15 Things You Need to Stop Doing TODAY to Make Your Food Taste Better
Ever wonder how to make food taste better, like the kind you'd have at a restaurant? Professional chefs do things a little differently, and they have a few tricks up their sleeves that instantly level-up your meal.
Stop relying on a timer
Timers definitely have their place in a kitchen; I use one all the time to keep myself from burning out-of-sight food in the oven! But, the best way to prevent overcooking your food is to use a thermometer when cooking meats and your sense of sight, touch and smell to determine when vegetables are ready.
Stop cutting your meat as soon as it’s done
This is a big one: If you’re not resting your meat, all those delicious juices will spill out onto the cutting board, resulting in a dry, tough cut (no matter how perfectly you cooked it). Make sure to rest everything from steaks and pork chops to whole chicken and roasts. As a general rule of thumb, give your meat five minutes per inch of thickness or ten minutes per pound. It’s one of the most common Thanksgiving turkey mistakes.
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Stop automatically adding salt, pepper or condiments
As a chef, I’m never offended if someone wants to add salt and pepper at the table – after all, everyone’s taste buds are different. I do hate to see someone automatically doll the food up without tasting it first, though. You might be surprised to learn it’s perfectly seasoned as-is!
Stop avoiding fat
Fat is often seen as the enemy, but professional chefs know that fat is flavor. If you really want your food to taste restaurant-quality, don’t be afraid of using olive oil or butter when you’re cooking. That doesn’t mean you have to make things unhealthy, either; there are plenty of healthy fats you can incorporate into your food!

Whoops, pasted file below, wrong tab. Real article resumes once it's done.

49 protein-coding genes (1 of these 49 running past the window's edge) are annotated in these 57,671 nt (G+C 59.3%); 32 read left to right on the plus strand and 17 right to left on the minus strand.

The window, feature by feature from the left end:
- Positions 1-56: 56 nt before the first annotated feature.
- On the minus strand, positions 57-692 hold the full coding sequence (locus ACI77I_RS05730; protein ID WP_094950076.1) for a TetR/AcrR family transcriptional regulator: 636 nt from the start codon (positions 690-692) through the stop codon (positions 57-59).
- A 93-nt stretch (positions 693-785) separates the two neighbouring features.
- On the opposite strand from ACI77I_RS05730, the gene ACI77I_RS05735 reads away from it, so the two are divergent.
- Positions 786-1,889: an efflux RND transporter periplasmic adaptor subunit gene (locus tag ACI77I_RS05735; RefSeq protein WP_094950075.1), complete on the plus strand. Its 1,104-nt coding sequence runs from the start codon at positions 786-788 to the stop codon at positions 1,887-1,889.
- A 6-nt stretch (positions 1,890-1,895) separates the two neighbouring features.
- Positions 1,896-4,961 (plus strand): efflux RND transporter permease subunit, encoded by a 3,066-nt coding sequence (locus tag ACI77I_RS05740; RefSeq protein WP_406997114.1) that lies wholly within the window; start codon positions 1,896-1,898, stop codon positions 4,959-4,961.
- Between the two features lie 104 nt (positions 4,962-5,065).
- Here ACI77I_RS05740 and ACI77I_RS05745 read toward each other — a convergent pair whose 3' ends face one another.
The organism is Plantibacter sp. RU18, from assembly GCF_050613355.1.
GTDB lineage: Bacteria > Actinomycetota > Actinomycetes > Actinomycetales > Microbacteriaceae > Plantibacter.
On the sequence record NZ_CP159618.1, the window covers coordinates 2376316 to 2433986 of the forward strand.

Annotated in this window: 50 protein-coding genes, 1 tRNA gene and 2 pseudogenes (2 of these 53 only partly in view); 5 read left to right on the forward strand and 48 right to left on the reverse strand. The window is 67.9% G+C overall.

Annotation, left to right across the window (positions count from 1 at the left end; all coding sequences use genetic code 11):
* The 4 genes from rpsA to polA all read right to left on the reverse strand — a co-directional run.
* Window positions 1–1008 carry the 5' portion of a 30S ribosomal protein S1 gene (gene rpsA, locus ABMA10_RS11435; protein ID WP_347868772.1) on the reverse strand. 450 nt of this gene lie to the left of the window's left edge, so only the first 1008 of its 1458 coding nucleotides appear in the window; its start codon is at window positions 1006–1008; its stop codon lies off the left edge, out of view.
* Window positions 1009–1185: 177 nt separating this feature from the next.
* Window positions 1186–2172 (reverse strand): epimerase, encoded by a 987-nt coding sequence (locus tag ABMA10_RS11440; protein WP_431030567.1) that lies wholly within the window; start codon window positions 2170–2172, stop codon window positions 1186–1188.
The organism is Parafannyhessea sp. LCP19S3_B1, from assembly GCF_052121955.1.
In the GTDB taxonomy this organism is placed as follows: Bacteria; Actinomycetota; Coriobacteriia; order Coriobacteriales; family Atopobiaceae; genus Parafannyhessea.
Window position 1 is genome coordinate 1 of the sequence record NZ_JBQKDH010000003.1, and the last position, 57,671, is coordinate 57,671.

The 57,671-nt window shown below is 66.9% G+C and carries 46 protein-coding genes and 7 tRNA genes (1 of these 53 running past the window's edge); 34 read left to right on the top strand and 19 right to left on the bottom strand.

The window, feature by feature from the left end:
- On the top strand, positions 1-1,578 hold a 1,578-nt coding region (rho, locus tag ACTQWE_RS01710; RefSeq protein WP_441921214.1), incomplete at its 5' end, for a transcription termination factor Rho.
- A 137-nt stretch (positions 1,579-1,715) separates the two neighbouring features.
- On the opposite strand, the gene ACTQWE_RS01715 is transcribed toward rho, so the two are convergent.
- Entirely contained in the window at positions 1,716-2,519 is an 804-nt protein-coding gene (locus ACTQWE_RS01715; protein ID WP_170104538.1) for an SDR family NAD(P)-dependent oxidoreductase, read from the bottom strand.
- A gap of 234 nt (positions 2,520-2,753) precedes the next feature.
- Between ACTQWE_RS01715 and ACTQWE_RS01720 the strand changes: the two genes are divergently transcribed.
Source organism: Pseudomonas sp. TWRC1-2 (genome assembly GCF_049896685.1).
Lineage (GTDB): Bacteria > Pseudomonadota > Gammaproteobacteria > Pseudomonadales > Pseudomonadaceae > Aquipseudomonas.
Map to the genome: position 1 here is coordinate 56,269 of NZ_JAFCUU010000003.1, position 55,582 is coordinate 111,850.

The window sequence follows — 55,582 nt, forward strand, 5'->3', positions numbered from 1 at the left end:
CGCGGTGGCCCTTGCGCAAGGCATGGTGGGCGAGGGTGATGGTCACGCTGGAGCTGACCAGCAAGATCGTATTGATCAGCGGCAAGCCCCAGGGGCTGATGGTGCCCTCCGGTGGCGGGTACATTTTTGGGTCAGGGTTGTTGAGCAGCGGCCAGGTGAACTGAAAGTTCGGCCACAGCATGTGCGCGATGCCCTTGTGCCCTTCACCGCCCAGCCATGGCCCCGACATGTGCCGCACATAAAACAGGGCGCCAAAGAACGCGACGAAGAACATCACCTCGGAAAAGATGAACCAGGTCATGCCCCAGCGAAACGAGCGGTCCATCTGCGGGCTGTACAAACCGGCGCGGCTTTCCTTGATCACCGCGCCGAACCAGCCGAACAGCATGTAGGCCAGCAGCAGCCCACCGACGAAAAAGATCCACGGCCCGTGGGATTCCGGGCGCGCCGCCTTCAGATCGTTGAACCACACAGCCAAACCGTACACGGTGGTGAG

Stop waiting to salt at the end
Salt is uniquely suited to accentuate the natural flavors of your ingredients. If you just add it at the end, though, your food will taste salty. Instead, salt as you go, building layers of flavor that will make your food really stand out. For example, when making soup, I add a pinch when sweating the onions, another sprinkle when adding the stock and a final seasoning at the end.
Stop assuming the recipe will work
The first thing I learned at culinary school is that if you’re not tasting, you’re not cooking! The recipe is just a guideline; it’s up to you to use your senses to make sure it turns out perfectly. Be sure to taste as you go, adjusting the dish with a pinch of this and a dash of that.
Stop being unprepared
In the restaurant, we call it mise en place: “everything in its place,” and it’s the key to being prepared for anything while cooking your recipe. If you read through the steps ahead of time and pre-chop all your ingredients, you won’t be caught by surprise as you’re cooking. It’s one of the top 10 cardinal rules of cooking, every professional chef knows.
Stop ignoring the details